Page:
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a reply to: urbanghost

See, I wasn't to far off.

Griffin is Irish like Walsh. Its all in the accent. lol

I need to get over there one of these days check out all the castles and Owain statue, check out the Bryn Gwyn, take in a Iwan show and sing with the boys!




posted on May, 2 2014 @ 07:59 PM
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I love this thread and I am currently sitting on the sidelines, checking out all this Welsh stuff.



posted on May, 3 2014 @ 04:08 AM
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a reply to: urbanghost

Just a thought I had...



That's from one of our Pict stones and it's a pretty good match to the coins from Thrace. Check out the coin dragon's 'hair' -it's Pictish swirls.



The Votadini clan -the Gododdin -the folk around the Scottish Borders area, spoke Welsh - they left their poem, anyway so we think they did. The Picts were well aquainted with them, either through battering them or forging alliances at different times. It's possible they took the dragon emblem to Wales...(ducks).
Check some of your Welsh stones - it'd be interesting to see if there are dragon motifs there.



posted on May, 3 2014 @ 04:20 AM
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In fact I'll save you the trouble:



There are some, with their arm raised up high. Hard to know without a photo whether they're Thracian dragons, Dacian dog-headed fish monsters or Etruscan sea horses, but because of their high arm, I'm going with dragon.



posted on May, 3 2014 @ 04:24 AM
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In fact, look at the man with the 'spiral stomach' at the bottom of the 'dragon stone'. That's the first time I've seen that since the inexplicable figure (bottom right) on the 'Samson' stone:




posted on May, 3 2014 @ 06:18 AM
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a reply to: beansidhe

The spiral is the labyrinth I think. Wiki it. I'm in a hurry and on my phone. Kanzveldt has a thread on labyrinth. May give some clues.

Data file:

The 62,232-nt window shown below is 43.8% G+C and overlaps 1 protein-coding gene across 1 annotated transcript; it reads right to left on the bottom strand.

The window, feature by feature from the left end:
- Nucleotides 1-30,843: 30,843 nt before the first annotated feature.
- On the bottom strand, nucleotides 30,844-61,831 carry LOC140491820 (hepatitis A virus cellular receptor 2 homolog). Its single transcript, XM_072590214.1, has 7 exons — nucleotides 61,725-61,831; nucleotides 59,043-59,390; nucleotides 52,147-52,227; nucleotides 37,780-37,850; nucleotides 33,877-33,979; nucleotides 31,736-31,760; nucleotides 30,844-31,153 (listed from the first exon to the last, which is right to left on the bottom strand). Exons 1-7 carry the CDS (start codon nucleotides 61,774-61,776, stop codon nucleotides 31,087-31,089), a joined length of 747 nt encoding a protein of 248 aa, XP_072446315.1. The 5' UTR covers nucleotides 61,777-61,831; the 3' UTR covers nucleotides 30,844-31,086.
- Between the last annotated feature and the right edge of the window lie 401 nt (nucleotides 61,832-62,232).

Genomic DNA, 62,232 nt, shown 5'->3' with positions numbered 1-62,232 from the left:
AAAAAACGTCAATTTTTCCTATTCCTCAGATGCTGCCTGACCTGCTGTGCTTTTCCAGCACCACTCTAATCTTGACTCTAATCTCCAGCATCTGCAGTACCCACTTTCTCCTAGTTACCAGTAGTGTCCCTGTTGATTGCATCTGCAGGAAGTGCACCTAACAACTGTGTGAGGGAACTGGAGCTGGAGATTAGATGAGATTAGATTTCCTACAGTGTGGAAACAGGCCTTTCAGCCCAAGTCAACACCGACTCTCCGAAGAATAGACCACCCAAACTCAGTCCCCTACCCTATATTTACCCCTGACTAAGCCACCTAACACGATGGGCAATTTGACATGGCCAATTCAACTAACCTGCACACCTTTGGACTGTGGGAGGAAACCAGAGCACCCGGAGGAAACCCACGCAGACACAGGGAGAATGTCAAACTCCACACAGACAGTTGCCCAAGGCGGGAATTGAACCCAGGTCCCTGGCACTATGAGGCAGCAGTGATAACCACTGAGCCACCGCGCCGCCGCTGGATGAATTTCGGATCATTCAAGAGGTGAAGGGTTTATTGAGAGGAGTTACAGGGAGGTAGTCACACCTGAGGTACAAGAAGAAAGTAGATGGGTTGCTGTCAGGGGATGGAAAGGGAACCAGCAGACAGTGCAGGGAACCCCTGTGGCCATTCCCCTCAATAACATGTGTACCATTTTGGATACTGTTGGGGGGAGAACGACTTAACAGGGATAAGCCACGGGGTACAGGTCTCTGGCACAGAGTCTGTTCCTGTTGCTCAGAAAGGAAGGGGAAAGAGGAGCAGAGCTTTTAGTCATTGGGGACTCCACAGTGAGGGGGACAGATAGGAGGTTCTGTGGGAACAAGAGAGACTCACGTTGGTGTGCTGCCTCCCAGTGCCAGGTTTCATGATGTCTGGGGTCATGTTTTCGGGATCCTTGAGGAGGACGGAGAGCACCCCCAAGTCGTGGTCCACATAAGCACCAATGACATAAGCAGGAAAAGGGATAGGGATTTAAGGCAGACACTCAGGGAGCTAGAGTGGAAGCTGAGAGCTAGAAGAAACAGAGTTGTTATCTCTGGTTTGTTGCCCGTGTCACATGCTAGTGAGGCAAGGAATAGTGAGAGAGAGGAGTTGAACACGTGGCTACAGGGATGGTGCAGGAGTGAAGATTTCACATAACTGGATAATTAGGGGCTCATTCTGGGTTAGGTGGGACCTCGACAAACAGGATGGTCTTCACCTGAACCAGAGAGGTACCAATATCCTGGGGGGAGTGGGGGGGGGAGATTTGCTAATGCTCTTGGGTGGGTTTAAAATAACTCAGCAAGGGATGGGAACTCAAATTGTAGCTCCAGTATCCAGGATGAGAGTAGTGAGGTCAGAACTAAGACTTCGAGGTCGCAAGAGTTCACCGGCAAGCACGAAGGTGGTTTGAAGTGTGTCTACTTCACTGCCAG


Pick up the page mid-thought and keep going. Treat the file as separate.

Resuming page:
edit on 3 5 2014 by zardust because: (no reason given)



posted on May, 3 2014 @ 07:19 AM
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a reply to: zardust

Labyrinth, you say? Nice one, thanks Z



posted on May, 3 2014 @ 08:03 AM
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This wiki's not great, but you'll get the idea:




Celtic labyrinths are found among carvings at Camonica Valley, occupied by the Celts early in the first millennium, most older than the one Knossos or Classical style example found there. The mythology associated with the labyrinths also suggest Celtic origin. For example, the labyrinths containing eyes or a figure with horns and a snake about its waist imply the deity Cernunnos. Lastly, Celtic examples resembling the Cretan model but featuring path-line reversal (the path of one is traceable as the line of the other) suggest Celtic pre-knowledge of their construction.




Other explanations talk of labyrinths being used as a way of communing with God, metaphors for meeting God, spiritual journeys etc...



posted on May, 3 2014 @ 11:59 AM
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a reply to: beansidhe
Dragons are rarely found in celtic art, there are loads of dogs, snakes, birds and fish, but few dragons. In Britain only pictish art shows them. When they are depicted in celtic art they usually follow this design.

The animals on the coins look more like this, a griffin, found quite a lot in welsh art.

The animals on the welsh cross only have two legs and a tail. They are most probably sea monsters, if they had wings I would agree they were dragons. When that drawing was done they had a tendency to embellish them . Like was done to this one. The first picture is from when it was first described, the second what it really looks like.